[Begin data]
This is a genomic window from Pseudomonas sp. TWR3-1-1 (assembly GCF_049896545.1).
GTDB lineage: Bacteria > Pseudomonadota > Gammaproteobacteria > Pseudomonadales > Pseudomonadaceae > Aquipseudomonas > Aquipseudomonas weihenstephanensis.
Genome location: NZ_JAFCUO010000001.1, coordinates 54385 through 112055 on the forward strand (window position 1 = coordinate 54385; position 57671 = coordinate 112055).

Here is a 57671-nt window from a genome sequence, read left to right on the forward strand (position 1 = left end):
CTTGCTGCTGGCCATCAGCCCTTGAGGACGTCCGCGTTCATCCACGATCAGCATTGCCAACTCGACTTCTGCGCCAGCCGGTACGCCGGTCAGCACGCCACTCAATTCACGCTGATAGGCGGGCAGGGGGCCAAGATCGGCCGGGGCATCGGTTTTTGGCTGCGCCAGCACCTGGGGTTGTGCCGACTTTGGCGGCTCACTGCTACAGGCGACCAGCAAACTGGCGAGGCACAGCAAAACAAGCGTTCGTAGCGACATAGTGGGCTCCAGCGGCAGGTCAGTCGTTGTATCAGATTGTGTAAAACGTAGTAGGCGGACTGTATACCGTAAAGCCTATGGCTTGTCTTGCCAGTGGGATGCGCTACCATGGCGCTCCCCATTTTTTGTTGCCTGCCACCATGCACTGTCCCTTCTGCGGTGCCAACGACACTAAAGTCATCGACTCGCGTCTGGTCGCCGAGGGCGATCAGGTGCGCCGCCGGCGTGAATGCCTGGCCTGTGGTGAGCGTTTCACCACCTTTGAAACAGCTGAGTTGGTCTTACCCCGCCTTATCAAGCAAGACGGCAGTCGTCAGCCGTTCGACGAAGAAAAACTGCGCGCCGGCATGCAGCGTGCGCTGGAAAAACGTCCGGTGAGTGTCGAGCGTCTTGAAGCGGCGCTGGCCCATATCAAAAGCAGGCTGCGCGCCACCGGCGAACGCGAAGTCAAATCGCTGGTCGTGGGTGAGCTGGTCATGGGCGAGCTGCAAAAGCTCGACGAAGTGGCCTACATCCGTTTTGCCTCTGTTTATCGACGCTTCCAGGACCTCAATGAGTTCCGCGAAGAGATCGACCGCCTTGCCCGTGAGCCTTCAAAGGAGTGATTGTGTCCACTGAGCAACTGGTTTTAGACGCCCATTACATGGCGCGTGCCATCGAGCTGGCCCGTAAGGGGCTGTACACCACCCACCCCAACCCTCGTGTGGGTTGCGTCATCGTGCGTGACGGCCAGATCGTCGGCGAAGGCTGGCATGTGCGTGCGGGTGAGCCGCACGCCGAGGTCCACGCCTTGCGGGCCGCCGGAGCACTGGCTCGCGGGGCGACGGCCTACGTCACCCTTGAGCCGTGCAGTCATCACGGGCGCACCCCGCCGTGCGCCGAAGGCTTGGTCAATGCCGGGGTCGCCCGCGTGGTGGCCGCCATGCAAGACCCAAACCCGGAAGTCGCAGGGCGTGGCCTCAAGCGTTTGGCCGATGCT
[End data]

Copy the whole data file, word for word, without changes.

This is a genomic window from Pseudomonas sp. TWR3-1-1 (assembly GCF_049896545.1).
GTDB lineage: Bacteria > Pseudomonadota > Gammaproteobacteria > Pseudomonadales > Pseudomonadaceae > Aquipseudomonas > Aquipseudomonas weihenstephanensis.
Genome location: NZ_JAFCUO010000001.1, coordinates 54385 through 112055 on the forward strand (window position 1 = coordinate 54385; position 57671 = coordinate 112055).

Here is a 57671-nt window from a genome sequence, read left to right on the forward strand (position 1 = left end):
CTTGCTGCTGGCCATCAGCCCTTGAGGACGTCCGCGTTCATCCACGATCAGCATTGCCAACTCGACTTCTGCGCCAGCCGGTACGCCGGTCAGCACGCCACTCAATTCACGCTGATAGGCGGGCAGGGGGCCAAGATCGGCCGGGGCATCGGTTTTTGGCTGCGCCAGCACCTGGGGTTGTGCCGACTTTGGCGGCTCACTGCTACAGGCGACCAGCAAACTGGCGAGGCACAGCAAAACAAGCGTTCGTAGCGACATAGTGGGCTCCAGCGGCAGGTCAGTCGTTGTATCAGATTGTGTAAAACGTAGTAGGCGGACTGTATACCGTAAAGCCTATGGCTTGTCTTGCCAGTGGGATGCGCTACCATGGCGCTCCCCATTTTTTGTTGCCTGCCACCATGCACTGTCCCTTCTGCGGTGCCAACGACACTAAAGTCATCGACTCGCGTCTGGTCGCCGAGGGCGATCAGGTGCGCCGCCGGCGTGAATGCCTGGCCTGTGGTGAGCGTTTCACCACCTTTGAAACAGCTGAGTTGGTCTTACCCCGCCTTATCAAGCAAGACGGCAGTCGTCAGCCGTTCGACGAAGAAAAACTGCGCGCCGGCATGCAGCGTGCGCTGGAAAAACGTCCGGTGAGTGTCGAGCGTCTTGAAGCGGCGCTGGCCCATATCAAAAGCAGGCTGCGCGCCACCGGCGAACGCGAAGTCAAATCGCTGGTCGTGGGTGAGCTGGTCATGGGCGAGCTGCAAAAGCTCGACGAAGTGGCCTACATCCGTTTTGCCTCTGTTTATCGACGCTTCCAGGACCTCAATGAGTTCCGCGAAGAGATCGACCGCCTTGCCCGTGAGCCTTCAAAGGAGTGATTGTGTCCACTGAGCAACTGGTTTTAGACGCCCATTACATGGCGCGTGCCATCGAGCTGGCCCGTAAGGGGCTGTACACCACCCACCCCAACCCTCGTGTGGGTTGCGTCATCGTGCGTGACGGCCAGATCGTCGGCGAAGGCTGGCATGTGCGTGCGGGTGAGCCGCACGCCGAGGTCCACGCCTTGCGGGCCGCCGGAGCACTGGCTCGCGGGGCGACGGCCTACGTCACCCTTGAGCCGTGCAGTCATCACGGGCGCACCCCGCCGTGCGCCGAAGGCTTGGTCAATGCCGGGGTCGCCCGCGTGGTGGCCGCCATGCAAGACCCAAACCCGGAAGTCGCAGGGCGTGGCCTCAAGCGTTTGGCCGATGCT